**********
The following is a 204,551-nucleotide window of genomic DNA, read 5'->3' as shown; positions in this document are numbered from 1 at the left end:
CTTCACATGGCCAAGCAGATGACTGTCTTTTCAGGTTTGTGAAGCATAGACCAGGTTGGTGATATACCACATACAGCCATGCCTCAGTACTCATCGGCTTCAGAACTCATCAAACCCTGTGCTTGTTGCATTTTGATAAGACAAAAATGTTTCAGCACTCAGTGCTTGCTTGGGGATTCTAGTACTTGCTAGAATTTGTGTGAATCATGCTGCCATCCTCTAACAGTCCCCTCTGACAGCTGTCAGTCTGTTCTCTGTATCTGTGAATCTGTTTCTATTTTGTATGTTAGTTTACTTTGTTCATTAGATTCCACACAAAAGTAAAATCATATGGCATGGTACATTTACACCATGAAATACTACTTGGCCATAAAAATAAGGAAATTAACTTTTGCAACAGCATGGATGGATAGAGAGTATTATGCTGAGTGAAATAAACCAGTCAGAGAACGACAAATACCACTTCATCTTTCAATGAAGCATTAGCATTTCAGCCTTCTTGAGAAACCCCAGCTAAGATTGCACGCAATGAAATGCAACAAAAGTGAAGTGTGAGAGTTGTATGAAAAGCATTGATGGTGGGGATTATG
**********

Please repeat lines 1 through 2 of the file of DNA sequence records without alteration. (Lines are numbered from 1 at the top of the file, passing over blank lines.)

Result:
The following is a 204,551-nucleotide window of genomic DNA, read 5'->3' as shown; positions in this document are numbered from 1 at the left end:
CTTCACATGGCCAAGCAGATGACTGTCTTTTCAGGTTTGTGAAGCATAGACCAGGTTGGTGATATACCACATACAGCCATGCCTCAGTACTCATCGGCTTCAGAACTCATCAAACCCTGTGCTTGTTGCATTTTGATAAGACAAAAATGTTTCAGCACTCAGTGCTTGCTTGGGGATTCTAGTACTTGCTAGAATTTGTGTGAATCATGCTGCCATCCTCTAACAGTCCCCTCTGACAGCTGTCAGTCTGTTCTCTGTATCTGTGAATCTGTTTCTATTTTGTATGTTAGTTTACTTTGTTCATTAGATTCCACACAAAAGTAAAATCATATGGCATGGTACATTTACACCATGAAATACTACTTGGCCATAAAAATAAGGAAATTAACTTTTGCAACAGCATGGATGGATAGAGAGTATTATGCTGAGTGAAATAAACCAGTCAGAGAACGACAAATACCACTTCATCTTTCAATGAAGCATTAGCATTTCAGCCTTCTTGAGAAACCCCAGCTAAGATTGCACGCAATGAAATGCAACAAAAGTGAAGTGTGAGAGTTGTATGAAAAGCATTGATGGTGGGGATTATG